Monday, August 07, 2017

GTDRI '17 Report: Part 1- Getting Rolling

The sky wasn't red, so we'd be okay.......right?
The Guitar Ted Death Ride Invitational for 2017 was to be a homage of sorts to what the Pirate Cycling League in Lincoln Nebraska does with their annual "Tour of Dirt Roads". My goal was to jam in as many Level B Maintenance roads into the route that I could. Once the route was finished, I had approximately 25 miles of 102.7 miles total in Level B Roads. Not too shabby, I'd say.

Of course, the risk in doing that is if the weather gets wet. Then all bets are off and one quarter of your course is unrideable. Therefore; the weather was on my mind, but all for naught. As it turned out, it was perfect. I doubt that any GTDRI in the future will ever have weather this tranquil and nice. Sure, it was chilly to start out with, Martin said his Garmin showed 48° at one point, but once the Sun got up it quickly zoomed into the mid-70's where it stayed the rest of the day. Humidity was unusually low for August. The wind, while making its presence felt at one point as a headwind early in the afternoon, was really a non-factor. Varying cloud cover meant we didn't get cooked. Weird weather for August, but no one was complaining.

The next thing about the GTDRI is that you never know who might show up. Early in the week I had confirmations for four folks. Three of them dropped out. Then I got one more confirmed rider via e-mail and Friday another came in to the shop and committed. So.....there would be at least four of us. But then you have the surprises. Every year people show up unannounced, which is kind of fun, in the case of this ride. I figured we'd see a couple more folks show up.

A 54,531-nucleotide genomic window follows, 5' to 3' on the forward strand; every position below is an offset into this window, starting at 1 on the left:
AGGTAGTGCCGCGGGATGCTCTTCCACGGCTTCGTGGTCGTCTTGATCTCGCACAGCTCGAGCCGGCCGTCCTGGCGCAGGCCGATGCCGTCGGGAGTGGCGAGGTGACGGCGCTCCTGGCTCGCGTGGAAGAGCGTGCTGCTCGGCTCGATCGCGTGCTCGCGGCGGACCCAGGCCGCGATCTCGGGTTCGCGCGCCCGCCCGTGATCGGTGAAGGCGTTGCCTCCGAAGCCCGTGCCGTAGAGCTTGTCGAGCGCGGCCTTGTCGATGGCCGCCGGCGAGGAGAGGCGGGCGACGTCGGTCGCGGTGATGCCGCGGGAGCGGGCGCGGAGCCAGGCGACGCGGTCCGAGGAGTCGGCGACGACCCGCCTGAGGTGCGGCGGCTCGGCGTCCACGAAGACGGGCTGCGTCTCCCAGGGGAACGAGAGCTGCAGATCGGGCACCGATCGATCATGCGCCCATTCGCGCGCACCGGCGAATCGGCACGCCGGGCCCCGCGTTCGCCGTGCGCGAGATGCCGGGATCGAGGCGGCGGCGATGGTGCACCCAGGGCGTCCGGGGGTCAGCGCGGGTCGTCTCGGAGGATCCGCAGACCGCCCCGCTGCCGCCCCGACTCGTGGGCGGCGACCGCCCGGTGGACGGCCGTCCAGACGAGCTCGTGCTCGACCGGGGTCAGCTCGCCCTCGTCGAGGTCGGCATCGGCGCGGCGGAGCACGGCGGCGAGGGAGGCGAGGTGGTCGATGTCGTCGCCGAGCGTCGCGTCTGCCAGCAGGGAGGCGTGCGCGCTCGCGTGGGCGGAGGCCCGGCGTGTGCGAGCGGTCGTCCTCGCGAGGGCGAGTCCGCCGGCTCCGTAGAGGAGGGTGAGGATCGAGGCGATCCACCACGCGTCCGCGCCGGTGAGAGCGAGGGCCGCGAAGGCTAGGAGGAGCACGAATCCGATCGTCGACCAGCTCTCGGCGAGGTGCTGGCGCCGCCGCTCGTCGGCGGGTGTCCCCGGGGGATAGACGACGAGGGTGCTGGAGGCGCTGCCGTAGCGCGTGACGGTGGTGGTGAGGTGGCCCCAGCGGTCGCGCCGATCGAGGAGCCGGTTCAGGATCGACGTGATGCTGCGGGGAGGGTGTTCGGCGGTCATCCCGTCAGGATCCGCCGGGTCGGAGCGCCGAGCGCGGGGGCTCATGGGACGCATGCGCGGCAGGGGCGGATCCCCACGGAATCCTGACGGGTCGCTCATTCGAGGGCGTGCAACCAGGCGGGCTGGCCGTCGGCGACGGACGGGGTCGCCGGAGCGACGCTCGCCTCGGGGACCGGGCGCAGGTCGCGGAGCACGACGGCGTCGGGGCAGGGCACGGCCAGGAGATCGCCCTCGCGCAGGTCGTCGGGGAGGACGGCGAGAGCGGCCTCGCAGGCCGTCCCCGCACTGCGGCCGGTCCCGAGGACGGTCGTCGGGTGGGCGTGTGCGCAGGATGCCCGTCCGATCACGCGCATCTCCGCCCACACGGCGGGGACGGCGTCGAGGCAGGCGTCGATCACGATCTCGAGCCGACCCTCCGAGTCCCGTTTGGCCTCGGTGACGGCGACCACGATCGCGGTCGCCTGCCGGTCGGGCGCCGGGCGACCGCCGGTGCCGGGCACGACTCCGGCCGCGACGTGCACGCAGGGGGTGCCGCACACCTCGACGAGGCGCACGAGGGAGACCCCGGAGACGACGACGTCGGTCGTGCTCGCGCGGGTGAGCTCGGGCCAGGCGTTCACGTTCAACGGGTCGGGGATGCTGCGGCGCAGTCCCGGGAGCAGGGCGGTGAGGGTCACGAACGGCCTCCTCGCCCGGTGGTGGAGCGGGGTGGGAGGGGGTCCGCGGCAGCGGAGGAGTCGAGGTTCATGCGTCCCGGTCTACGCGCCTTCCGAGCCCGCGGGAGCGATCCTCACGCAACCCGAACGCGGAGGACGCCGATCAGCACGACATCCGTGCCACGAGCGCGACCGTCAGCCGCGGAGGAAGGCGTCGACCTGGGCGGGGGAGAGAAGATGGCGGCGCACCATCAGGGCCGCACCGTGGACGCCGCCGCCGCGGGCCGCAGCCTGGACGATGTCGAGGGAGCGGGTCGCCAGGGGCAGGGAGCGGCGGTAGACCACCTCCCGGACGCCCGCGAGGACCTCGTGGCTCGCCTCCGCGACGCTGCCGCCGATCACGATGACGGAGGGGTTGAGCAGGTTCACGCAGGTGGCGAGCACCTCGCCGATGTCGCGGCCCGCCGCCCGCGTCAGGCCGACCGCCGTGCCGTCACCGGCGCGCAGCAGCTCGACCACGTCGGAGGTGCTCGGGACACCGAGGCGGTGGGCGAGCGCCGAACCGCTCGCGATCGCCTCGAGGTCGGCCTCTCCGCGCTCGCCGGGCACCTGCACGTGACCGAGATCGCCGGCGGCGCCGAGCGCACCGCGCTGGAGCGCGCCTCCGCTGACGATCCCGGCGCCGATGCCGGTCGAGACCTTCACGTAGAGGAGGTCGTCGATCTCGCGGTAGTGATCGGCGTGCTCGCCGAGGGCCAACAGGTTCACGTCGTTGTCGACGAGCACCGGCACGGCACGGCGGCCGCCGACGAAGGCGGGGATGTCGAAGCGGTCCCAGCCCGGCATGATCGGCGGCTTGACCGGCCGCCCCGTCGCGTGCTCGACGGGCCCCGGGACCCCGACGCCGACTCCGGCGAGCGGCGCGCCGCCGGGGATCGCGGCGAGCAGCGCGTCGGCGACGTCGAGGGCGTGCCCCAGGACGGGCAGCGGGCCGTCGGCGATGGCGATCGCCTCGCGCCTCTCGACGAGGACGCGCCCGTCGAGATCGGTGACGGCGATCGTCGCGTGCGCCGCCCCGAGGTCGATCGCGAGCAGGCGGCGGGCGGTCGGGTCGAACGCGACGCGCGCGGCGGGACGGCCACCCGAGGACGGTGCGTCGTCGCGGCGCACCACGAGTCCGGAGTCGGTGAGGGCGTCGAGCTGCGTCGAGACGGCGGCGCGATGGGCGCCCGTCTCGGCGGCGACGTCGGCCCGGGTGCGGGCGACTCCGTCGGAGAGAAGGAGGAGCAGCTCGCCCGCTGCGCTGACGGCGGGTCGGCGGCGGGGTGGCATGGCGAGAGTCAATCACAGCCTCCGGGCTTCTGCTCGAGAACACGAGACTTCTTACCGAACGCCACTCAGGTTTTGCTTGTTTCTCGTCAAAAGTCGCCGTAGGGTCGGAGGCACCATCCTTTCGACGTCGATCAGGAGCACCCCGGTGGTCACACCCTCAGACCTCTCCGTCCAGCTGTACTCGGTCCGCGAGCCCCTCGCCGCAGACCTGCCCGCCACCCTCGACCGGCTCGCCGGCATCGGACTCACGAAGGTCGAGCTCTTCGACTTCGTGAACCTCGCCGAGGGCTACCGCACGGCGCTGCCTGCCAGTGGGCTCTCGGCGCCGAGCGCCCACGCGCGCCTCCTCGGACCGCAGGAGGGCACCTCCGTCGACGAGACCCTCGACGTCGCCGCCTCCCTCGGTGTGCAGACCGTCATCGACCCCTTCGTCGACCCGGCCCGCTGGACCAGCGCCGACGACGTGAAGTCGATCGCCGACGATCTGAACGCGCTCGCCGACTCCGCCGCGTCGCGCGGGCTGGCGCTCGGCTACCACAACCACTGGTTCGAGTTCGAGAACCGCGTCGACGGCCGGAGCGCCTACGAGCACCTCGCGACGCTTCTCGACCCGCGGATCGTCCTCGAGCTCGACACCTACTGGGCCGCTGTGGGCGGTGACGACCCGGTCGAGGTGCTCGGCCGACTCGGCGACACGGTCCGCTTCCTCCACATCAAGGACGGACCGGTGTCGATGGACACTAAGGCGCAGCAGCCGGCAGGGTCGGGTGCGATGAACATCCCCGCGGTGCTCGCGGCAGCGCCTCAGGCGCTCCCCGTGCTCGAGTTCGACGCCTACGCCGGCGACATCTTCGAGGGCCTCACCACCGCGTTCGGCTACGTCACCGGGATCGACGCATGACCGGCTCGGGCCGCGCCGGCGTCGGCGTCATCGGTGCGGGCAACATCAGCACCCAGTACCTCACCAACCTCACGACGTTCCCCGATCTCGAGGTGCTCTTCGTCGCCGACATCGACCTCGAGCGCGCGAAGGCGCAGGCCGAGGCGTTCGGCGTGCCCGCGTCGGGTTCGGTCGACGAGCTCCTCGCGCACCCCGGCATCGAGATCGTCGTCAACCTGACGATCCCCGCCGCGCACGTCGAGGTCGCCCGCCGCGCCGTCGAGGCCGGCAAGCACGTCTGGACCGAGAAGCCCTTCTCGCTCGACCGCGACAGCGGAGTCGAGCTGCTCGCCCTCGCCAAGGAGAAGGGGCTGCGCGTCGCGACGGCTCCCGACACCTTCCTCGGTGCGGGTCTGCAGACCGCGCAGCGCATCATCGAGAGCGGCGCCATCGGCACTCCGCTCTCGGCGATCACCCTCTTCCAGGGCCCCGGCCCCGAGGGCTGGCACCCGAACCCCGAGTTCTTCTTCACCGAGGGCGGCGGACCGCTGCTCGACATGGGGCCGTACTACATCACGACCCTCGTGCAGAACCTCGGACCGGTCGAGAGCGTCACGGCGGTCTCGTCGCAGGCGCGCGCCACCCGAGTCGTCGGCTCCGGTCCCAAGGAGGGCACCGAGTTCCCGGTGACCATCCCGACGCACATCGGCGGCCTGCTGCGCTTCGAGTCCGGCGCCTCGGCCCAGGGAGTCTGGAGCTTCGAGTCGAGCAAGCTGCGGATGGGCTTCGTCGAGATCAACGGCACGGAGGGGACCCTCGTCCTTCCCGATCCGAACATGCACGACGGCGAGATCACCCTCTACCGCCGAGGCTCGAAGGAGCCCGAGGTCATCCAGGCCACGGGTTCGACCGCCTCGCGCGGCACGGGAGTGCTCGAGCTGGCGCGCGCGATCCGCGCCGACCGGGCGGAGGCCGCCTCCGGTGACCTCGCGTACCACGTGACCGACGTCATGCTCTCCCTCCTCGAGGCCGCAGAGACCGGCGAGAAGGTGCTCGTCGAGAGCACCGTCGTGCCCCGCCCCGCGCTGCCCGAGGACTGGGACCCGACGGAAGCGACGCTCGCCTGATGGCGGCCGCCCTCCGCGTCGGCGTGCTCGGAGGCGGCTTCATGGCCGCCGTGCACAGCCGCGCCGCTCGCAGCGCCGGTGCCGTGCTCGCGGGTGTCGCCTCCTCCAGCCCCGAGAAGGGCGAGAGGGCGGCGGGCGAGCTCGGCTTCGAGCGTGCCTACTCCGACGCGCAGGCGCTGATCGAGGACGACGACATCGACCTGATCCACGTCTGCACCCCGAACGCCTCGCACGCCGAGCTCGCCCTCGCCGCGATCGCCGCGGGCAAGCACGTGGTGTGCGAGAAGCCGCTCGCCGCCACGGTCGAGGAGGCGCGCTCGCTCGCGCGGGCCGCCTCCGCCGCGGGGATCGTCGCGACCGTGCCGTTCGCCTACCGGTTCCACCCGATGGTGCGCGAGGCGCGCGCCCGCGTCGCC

One of the unforseen GTDRI riders was Dave Roll
I got up at about 4:30am after a week of not really getting enough sleep at all. It didn't help that the night before GTDRI I found out that neither one of the two printers in the Guitar Ted Headquarters had good cartridges. Bah! I had to hurriedly scribble out handwritten cues and laminate them with packing tape before I went to bed. Another late night!

So, I drove down to Reinbeck and saw that New York Roll had decided to show up for the ride. He's a local, so that was cool, Then Rob E. from Lincoln made the drive up alone with his Pugsley. Nick H. from Iowa City was there with a sweet, skinny tired Gunnar Cross Hairs. Martin B. with his'17 Ti Fargo was there along with Robert F. who had ridden over from Cedar Falls. With me that made six. That was a nice sized group and about the average for turnout on these deals.

We were supposed to head out at 6:00am, but we weren't quite ready to go until five minutes after six. Just then, a Toyota Tundra came wheeling up and Rob said, "Well, it looks like Kevin made it after all." I looked in surprise as Kevin F. jumped out and asked if we could wait for him. So, we were seven riders and didn't get started until 6:30am. Kevin had driven starting at 2:30am from Omaha, Nebraska to make it, so it was the least we could do. Once Kevin was ready we rolled out Southward from Reinbeck to get the ride started.

It was pretty chilly to start, but spirits were high.
We held a pretty good line through the first few miles and it soon became apparent that this group was strong enough to go at a pretty good clip. Robert, who had ridden over, was freezing since he had sweated out and stood around too long before we got going again. I figured an elevated pace would aid in his recovery, so I allowed us to push a little harder than I thought we should be for a long day in the saddle.

The first Level B Road section featured three miles of smooth and fast dirt goodness.
We reached the first Level B Road section with no issues and halfway through we decided it was time for a quick nature break, the first stop of many throughout the day. Then it was on to some gravel travel which led us across the entire width of Tama County until we reached the next section of Level B Road.

The morning miles features mostly flatter and maybe some gently rolling, terrain.
The second stretch of Level B Road just before entering Benton County.
Along the way to the second stretch of Level B Road Kevin was suffering from bad back syndrome, tight hamstrings, and from just being unrested from his long drive to get over to Reinbeck. By the time we'd reached Benton County is was apparent that he was going to have to bail out. Just how we were going to get that done was yet to be determined.

Next: Part 2- History And Trouble


Steve Fuller said...

That last Level B photo is lovely. :)

Guitar Ted said...

@ Steve Fuller- Thank you!!